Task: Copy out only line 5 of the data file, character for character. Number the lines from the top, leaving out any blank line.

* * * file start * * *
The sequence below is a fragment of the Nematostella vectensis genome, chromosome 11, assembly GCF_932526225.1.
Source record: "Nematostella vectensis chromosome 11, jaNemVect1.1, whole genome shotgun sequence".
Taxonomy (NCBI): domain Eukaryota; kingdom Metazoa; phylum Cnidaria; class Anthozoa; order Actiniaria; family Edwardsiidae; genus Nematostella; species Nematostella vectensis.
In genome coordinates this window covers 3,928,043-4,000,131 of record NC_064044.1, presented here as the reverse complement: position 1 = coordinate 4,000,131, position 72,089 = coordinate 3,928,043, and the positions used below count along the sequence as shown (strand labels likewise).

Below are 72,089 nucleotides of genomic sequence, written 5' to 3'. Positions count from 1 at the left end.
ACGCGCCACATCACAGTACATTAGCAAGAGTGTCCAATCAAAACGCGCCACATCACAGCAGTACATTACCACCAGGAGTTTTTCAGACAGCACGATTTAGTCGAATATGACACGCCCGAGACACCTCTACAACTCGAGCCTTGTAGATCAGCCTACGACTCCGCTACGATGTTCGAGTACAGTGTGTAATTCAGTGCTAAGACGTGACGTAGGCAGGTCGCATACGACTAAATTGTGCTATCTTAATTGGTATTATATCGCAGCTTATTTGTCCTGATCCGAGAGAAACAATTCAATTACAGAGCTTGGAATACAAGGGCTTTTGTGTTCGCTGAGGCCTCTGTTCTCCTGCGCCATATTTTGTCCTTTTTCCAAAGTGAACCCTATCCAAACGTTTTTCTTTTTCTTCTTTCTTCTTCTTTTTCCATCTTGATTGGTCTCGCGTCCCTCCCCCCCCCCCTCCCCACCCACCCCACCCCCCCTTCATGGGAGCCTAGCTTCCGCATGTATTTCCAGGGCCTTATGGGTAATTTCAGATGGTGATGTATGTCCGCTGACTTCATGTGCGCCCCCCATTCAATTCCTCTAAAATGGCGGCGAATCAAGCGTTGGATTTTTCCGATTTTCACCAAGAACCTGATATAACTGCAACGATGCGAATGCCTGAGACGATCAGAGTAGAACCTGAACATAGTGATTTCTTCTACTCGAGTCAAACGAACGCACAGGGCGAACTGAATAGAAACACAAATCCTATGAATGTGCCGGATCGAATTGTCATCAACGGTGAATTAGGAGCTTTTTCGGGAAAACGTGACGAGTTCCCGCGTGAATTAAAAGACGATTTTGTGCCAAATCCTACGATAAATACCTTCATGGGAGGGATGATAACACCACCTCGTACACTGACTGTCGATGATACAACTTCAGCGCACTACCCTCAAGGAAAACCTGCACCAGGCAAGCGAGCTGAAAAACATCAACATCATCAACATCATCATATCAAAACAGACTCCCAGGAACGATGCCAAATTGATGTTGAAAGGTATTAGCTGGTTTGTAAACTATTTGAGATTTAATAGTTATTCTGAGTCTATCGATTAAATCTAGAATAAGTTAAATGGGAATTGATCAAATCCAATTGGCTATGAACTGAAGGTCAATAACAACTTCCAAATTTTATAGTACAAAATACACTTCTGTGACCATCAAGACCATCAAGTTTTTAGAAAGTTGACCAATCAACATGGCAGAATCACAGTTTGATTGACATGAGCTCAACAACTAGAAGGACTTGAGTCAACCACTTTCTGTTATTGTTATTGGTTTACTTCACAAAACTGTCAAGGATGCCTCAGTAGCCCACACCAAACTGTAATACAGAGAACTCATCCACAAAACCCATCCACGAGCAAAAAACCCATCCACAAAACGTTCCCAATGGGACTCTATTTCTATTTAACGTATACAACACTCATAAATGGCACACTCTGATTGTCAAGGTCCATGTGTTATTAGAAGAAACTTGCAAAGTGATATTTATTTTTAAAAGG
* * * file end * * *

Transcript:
Below are 72,089 nucleotides of genomic sequence, written 5' to 3'. Positions count from 1 at the left end.